The commission approved:
- a 200-square foot privacy yard requirement for single-family units
- tandem parking for the two-over-two dwelling units to count towards the off-street parking requirement for multi-family dwelling units
- a modification for the required number of loading spaces
- a modification for the transitional screening and barrier requirements
Ellen Hurley, who represents the Braddock District, abstained from the vote.
The shopping center, which was anchored by a Giant grocery store until it closed in 2007, has struggled without a stable grocer. Roughly 86 percent of the shopping center was vacant in 2016, according to the application.
The Fairfax County Board of Supervisors approved in July 2016 the owner’s plan to redevelop the retail center into a mixed-use project.
The development has been held up several times this year. Reston’s Design Review Board delayed voting on several aspects of the plan for several months. The garage size requirements stalled the redevelopment.
Another issue was the bus pad and bus service for the site. At the time of the approval, the county was planning to continue Fairfax Connector bus service through the development. The Fairfax Connector has since decided to no longer provide bus service through the development.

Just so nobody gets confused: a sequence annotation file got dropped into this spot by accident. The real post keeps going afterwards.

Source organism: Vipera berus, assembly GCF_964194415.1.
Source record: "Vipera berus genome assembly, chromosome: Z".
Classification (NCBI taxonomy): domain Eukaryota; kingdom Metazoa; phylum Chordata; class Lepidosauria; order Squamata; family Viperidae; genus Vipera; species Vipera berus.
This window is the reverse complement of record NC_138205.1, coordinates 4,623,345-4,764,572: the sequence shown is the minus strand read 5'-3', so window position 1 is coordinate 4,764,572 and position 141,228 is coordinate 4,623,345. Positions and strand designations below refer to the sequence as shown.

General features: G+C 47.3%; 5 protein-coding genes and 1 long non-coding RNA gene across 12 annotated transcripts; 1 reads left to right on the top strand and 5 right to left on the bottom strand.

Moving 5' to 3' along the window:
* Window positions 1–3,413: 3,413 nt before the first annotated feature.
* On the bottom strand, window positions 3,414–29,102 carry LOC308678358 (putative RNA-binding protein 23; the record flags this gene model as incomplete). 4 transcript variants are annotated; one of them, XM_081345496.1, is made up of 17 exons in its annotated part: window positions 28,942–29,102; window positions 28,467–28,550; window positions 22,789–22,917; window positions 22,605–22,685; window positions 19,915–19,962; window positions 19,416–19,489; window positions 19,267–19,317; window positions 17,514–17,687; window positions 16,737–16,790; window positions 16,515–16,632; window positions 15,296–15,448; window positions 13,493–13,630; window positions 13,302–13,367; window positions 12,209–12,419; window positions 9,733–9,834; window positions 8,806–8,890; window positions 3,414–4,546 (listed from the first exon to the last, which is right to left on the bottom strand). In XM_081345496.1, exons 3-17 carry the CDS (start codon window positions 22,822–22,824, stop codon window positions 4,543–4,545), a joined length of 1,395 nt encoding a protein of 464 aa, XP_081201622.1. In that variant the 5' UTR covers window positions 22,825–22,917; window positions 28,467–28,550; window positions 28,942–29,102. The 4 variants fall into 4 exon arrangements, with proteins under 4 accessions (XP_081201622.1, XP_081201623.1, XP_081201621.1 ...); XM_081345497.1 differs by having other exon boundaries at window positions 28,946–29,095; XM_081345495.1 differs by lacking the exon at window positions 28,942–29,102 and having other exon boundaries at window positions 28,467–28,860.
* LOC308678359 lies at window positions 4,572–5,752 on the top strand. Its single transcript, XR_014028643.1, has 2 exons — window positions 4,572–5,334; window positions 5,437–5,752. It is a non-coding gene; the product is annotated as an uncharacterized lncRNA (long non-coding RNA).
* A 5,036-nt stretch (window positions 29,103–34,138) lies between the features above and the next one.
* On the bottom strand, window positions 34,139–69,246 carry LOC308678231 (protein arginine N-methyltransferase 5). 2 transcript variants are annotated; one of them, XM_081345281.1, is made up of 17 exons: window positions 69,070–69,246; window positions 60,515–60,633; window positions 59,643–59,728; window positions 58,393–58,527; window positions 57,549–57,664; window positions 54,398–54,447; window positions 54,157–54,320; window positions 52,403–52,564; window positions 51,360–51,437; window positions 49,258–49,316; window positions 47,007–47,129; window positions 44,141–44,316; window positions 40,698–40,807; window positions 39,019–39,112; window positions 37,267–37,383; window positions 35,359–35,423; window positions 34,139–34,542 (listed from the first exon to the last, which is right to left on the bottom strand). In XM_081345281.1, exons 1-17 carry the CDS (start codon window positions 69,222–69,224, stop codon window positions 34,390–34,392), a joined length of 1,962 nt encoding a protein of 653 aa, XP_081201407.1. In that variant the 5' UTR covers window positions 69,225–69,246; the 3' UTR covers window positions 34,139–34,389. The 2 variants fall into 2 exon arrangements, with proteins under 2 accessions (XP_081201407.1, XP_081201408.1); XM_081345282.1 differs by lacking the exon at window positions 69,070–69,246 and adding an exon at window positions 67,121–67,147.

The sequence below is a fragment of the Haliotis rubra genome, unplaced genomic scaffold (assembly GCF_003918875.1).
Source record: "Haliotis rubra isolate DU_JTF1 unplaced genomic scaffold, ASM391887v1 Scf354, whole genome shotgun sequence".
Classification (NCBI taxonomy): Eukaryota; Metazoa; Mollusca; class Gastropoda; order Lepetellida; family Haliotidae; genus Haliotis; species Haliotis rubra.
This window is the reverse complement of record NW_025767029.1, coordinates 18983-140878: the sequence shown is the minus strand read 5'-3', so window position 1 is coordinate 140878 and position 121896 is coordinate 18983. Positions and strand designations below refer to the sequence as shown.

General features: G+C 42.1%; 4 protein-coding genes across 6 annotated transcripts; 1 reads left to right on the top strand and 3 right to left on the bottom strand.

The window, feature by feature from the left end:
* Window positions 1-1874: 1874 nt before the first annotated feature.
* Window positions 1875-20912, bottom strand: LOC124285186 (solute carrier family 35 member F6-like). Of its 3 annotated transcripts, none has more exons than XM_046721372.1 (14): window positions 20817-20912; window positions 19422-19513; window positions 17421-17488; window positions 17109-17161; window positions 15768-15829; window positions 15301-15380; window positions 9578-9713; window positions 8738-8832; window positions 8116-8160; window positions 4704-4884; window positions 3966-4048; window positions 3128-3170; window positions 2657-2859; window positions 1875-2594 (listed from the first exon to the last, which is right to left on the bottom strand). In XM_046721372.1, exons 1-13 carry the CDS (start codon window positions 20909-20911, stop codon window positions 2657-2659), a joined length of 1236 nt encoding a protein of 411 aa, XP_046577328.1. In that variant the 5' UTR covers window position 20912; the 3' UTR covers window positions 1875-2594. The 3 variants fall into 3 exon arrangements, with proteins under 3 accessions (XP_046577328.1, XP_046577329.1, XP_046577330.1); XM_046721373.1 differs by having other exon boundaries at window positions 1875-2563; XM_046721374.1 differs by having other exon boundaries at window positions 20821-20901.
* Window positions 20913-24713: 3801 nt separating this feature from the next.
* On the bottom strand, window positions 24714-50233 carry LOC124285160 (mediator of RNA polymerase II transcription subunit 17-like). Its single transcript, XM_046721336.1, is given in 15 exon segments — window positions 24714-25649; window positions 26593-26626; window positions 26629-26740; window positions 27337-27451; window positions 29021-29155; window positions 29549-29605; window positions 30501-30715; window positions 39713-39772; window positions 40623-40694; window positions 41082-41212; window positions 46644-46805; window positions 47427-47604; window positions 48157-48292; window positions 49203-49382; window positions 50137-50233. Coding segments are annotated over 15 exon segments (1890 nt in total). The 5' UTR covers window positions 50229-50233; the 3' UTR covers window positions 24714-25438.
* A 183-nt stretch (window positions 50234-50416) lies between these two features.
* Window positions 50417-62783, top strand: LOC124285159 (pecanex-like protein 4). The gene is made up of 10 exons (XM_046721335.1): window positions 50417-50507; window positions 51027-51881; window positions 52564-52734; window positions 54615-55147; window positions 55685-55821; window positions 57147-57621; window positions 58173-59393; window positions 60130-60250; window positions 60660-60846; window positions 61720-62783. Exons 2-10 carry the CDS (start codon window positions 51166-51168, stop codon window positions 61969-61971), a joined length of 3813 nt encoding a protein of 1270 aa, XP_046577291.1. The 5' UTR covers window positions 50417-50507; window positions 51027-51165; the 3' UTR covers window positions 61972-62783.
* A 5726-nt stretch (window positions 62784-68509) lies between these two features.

The Fairfax County Board of Supervisors will consider the project on Tuesday (Dec. 4).
Rendering via Fairfax County Planning Commission
A new hair salon arrived in Lake Anne Plaza last week.
Top Style by Kate Noda Hair Studio offers haircuts for women, men and kids; coloring; styling; makeup; and other services. The salon opened in Reston on Thanksgiving (Nov. 22), an employee told Reston Now.
The salon updated the address on its website from a location in Tysons Corner to the one at Lake Anne Plaza — 1641 N. Washington Plaza, Unit A.
A Facebook post in June said the salon would in Tysons until September and shows a video of the Lake Anne Plaza spot under construction.
Photos via Top Style by Kate Noda/Facebook
Overcome writer’s block before NaNoWriMo ends — Join fellow locals from 10 a.m. to 6 p.m. at the Reston Regional Library to finish up the National Novel Writing Month challenge of writing a 50,000-word novel before midnight tonight. [Fairfax County]
Take a dip in the pool — Summer is long gone, but pool time isn’t. “The Family Splash” from 7 p.m. to 9 p.m. at the Reston Community Center is $13 for residents. [Reston Community Center]
W&OD Trail project continues — A major 1.2-mile stretch of the trail’s bike path in Falls Church will be turned into a dual path — one for bikes and the other for pedestrians. The Northern Virginia Transportation Authority is providing $3.2 million for the project. The trail also faces planned construction over Wiehle Avenue. [Falls-Church News Press]